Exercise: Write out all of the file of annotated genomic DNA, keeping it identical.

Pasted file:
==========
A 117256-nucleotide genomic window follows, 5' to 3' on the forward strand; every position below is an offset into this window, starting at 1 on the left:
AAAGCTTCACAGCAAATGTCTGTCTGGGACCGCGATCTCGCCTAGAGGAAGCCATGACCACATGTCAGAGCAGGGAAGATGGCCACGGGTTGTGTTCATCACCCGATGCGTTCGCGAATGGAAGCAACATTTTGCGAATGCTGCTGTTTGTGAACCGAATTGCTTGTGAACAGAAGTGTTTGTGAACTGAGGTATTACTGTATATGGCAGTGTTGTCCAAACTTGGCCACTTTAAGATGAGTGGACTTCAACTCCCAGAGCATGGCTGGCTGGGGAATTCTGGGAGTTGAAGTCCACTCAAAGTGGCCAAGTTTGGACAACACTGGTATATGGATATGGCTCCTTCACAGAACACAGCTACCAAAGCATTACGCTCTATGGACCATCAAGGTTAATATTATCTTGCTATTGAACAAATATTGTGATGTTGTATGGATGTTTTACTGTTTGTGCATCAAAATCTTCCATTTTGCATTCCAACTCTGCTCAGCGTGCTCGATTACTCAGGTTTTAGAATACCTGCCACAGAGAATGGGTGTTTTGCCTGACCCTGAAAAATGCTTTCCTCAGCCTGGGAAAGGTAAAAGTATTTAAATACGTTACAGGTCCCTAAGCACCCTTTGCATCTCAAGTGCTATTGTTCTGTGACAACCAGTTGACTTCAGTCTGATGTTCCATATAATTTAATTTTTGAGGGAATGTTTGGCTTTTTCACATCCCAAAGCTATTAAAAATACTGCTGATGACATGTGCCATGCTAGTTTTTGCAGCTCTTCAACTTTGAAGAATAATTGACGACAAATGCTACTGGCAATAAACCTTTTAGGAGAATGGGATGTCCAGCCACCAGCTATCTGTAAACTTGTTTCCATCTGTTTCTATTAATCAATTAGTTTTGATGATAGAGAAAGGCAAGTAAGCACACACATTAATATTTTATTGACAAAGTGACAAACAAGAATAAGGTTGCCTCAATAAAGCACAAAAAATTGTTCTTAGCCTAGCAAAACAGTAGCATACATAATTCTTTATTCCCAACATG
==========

A 117256-nucleotide genomic window follows, 5' to 3' on the forward strand; every position below is an offset into this window, starting at 1 on the left:
AAAGCTTCACAGCAAATGTCTGTCTGGGACCGCGATCTCGCCTAGAGGAAGCCATGACCACATGTCAGAGCAGGGAAGATGGCCACGGGTTGTGTTCATCACCCGATGCGTTCGCGAATGGAAGCAACATTTTGCGAATGCTGCTGTTTGTGAACCGAATTGCTTGTGAACAGAAGTGTTTGTGAACTGAGGTATTACTGTATATGGCAGTGTTGTCCAAACTTGGCCACTTTAAGATGAGTGGACTTCAACTCCCAGAGCATGGCTGGCTGGGGAATTCTGGGAGTTGAAGTCCACTCAAAGTGGCCAAGTTTGGACAACACTGGTATATGGATATGGCTCCTTCACAGAACACAGCTACCAAAGCATTACGCTCTATGGACCATCAAGGTTAATATTATCTTGCTATTGAACAAATATTGTGATGTTGTATGGATGTTTTACTGTTTGTGCATCAAAATCTTCCATTTTGCATTCCAACTCTGCTCAGCGTGCTCGATTACTCAGGTTTTAGAATACCTGCCACAGAGAATGGGTGTTTTGCCTGACCCTGAAAAATGCTTTCCTCAGCCTGGGAAAGGTAAAAGTATTTAAATACGTTACAGGTCCCTAAGCACCCTTTGCATCTCAAGTGCTATTGTTCTGTGACAACCAGTTGACTTCAGTCTGATGTTCCATATAATTTAATTTTTGAGGGAATGTTTGGCTTTTTCACATCCCAAAGCTATTAAAAATACTGCTGATGACATGTGCCATGCTAGTTTTTGCAGCTCTTCAACTTTGAAGAATAATTGACGACAAATGCTACTGGCAATAAACCTTTTAGGAGAATGGGATGTCCAGCCACCAGCTATCTGTAAACTTGTTTCCATCTGTTTCTATTAATCAATTAGTTTTGATGATAGAGAAAGGCAAGTAAGCACACACATTAATATTTTATTGACAAAGTGACAAACAAGAATAAGGTTGCCTCAATAAAGCACAAAAAATTGTTCTTAGCCTAGCAAAACAGTAGCATACATAATTCTTTATTCCCAACATG